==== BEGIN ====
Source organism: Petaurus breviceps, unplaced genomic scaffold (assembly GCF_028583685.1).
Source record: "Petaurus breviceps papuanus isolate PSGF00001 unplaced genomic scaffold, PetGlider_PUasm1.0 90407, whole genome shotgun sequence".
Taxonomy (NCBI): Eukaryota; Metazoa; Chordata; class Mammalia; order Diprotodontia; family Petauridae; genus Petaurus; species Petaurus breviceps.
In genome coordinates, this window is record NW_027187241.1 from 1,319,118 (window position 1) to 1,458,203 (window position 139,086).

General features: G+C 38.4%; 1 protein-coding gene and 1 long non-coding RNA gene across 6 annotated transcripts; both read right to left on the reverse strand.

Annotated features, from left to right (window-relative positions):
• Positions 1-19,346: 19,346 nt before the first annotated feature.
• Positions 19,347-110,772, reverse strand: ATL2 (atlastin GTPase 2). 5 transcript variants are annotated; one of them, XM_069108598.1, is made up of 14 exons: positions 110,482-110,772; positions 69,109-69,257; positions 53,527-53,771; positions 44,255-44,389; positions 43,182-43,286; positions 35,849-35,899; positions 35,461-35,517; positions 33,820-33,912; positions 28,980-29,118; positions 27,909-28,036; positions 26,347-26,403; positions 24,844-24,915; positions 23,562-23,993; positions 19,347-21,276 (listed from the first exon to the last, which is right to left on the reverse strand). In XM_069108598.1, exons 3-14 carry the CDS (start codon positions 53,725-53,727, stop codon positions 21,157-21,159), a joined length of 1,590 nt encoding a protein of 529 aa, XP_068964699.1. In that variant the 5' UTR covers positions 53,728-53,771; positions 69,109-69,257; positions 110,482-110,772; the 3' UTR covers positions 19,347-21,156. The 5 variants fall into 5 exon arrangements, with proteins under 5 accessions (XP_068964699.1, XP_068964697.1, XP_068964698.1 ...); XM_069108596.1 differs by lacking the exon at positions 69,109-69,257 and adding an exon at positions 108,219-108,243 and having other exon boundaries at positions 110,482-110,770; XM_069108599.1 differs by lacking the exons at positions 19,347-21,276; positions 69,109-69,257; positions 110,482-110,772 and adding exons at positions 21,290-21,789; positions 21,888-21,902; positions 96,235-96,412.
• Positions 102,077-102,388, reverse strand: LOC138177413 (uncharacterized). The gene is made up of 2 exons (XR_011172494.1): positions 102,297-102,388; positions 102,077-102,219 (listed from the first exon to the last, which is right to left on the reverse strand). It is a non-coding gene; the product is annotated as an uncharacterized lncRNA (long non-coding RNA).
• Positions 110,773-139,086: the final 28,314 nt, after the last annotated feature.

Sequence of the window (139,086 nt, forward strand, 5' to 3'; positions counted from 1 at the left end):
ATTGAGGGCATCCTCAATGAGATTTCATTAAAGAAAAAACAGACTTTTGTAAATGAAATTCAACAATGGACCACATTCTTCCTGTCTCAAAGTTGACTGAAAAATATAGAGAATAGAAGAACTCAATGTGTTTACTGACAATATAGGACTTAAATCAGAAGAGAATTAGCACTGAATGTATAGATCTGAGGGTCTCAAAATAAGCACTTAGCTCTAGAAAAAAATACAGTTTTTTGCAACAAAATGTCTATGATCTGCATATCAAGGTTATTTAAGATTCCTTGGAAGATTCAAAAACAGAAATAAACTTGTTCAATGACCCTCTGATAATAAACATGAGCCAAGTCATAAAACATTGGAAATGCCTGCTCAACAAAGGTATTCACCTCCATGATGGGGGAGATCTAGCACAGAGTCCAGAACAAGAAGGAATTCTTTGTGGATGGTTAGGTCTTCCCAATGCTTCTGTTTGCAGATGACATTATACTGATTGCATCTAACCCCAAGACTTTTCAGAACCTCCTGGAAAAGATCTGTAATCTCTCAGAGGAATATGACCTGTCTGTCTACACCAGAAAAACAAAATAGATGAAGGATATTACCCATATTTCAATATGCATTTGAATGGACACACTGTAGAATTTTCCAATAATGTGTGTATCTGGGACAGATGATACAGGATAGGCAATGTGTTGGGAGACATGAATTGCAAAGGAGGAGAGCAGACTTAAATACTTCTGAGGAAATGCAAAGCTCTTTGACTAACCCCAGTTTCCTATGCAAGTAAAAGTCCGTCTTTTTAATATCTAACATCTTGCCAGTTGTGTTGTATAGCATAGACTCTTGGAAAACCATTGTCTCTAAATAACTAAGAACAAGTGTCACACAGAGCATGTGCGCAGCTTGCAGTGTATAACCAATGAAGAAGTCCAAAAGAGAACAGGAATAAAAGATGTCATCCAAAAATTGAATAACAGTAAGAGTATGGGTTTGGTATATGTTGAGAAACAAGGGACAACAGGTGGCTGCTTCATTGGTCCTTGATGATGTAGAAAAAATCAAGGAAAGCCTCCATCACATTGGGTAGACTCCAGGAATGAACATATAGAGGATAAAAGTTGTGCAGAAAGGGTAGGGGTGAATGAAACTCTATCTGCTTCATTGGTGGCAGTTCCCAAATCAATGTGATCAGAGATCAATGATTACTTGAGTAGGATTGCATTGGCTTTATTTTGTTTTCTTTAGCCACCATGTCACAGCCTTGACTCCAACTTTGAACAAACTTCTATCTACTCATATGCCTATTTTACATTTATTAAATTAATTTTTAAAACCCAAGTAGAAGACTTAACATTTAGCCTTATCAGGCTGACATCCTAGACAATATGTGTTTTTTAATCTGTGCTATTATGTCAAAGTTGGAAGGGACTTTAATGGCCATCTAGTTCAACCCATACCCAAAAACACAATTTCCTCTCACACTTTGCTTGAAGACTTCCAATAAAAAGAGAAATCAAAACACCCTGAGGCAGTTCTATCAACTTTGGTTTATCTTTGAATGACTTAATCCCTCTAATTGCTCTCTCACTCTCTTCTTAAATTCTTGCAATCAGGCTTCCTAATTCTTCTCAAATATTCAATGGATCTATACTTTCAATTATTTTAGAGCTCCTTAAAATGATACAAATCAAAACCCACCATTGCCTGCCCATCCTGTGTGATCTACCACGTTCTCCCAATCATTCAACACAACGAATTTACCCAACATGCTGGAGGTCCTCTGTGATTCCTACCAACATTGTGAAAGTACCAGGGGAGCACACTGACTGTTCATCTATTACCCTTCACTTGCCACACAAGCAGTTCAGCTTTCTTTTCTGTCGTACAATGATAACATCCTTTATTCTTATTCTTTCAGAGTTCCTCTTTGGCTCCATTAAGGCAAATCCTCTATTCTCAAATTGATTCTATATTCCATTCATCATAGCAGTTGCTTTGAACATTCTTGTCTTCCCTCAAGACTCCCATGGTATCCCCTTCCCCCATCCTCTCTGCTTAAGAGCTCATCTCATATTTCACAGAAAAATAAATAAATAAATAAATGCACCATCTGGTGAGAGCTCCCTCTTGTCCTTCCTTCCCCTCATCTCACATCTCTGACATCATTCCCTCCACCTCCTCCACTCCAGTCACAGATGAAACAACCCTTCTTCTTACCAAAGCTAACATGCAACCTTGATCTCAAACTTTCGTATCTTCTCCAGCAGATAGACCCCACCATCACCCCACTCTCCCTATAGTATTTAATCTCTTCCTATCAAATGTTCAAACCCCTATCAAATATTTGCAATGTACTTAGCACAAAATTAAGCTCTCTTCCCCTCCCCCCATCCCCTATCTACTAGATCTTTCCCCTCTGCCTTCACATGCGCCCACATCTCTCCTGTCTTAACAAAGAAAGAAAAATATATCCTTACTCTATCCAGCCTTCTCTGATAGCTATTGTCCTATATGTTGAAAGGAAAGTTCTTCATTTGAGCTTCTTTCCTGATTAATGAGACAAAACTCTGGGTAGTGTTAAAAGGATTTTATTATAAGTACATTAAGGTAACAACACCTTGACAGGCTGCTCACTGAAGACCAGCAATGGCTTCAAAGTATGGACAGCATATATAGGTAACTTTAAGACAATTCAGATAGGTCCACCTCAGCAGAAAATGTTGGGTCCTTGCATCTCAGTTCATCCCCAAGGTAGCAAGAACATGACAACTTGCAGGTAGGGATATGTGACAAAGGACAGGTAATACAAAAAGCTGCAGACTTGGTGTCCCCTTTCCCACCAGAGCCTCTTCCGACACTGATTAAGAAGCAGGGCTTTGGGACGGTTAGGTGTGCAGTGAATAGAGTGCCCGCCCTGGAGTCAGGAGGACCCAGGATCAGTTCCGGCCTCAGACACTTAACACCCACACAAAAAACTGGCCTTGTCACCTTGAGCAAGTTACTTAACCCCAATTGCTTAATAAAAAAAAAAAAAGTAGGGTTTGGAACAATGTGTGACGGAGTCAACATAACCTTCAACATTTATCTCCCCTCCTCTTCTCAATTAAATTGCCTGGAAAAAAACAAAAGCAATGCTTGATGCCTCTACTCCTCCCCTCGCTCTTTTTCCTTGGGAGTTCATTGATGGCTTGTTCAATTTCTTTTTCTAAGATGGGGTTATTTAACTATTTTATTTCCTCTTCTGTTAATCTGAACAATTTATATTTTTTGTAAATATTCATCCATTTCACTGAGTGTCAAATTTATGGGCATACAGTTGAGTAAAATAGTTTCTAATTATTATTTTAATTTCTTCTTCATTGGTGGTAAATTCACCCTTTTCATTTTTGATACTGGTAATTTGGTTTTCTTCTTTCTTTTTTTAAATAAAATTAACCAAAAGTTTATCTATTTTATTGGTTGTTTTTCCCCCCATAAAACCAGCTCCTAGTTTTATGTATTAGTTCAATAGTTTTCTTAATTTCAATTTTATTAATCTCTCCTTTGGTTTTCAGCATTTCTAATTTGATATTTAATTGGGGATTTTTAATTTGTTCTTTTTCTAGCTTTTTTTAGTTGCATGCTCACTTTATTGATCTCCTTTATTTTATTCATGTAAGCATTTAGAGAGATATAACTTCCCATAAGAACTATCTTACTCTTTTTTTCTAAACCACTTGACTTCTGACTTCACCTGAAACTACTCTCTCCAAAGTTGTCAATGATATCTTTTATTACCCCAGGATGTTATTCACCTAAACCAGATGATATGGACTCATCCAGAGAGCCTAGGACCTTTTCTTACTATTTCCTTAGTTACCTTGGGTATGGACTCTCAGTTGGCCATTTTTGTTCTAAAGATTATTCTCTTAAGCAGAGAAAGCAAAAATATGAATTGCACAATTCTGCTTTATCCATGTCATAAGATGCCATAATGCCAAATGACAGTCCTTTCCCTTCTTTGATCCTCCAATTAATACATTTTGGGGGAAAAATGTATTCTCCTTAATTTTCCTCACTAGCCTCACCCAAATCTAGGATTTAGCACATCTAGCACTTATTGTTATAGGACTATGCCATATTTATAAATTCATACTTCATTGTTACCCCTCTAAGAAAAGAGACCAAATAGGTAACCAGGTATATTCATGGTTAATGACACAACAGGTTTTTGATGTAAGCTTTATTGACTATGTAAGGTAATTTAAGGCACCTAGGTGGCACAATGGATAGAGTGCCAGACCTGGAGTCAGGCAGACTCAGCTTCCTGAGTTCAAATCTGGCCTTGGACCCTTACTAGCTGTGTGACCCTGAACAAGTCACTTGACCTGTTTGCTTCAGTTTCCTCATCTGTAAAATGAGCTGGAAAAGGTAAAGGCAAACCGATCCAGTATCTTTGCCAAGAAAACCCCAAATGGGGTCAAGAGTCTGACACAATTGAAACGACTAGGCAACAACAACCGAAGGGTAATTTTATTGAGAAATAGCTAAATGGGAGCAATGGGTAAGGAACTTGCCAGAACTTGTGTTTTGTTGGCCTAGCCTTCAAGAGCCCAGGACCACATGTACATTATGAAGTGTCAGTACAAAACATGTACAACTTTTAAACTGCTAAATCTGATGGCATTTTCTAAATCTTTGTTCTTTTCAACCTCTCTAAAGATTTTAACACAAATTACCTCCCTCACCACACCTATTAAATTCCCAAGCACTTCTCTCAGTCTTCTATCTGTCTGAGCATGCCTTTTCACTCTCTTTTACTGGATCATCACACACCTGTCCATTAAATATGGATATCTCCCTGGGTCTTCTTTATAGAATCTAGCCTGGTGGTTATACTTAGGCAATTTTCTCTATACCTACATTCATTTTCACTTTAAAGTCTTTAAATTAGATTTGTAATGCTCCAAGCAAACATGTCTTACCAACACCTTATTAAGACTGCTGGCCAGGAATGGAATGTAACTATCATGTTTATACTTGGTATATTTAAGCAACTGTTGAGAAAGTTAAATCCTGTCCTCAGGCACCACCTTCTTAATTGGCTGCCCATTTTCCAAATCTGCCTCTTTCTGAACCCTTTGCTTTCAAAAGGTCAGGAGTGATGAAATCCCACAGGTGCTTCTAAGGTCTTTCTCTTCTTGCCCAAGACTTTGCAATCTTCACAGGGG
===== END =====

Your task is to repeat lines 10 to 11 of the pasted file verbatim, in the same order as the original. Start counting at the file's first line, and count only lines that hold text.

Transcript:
• Positions 110,773-139,086: the final 28,314 nt, after the last annotated feature.

Sequence of the window (139,086 nt, forward strand, 5' to 3'; positions counted from 1 at the left end):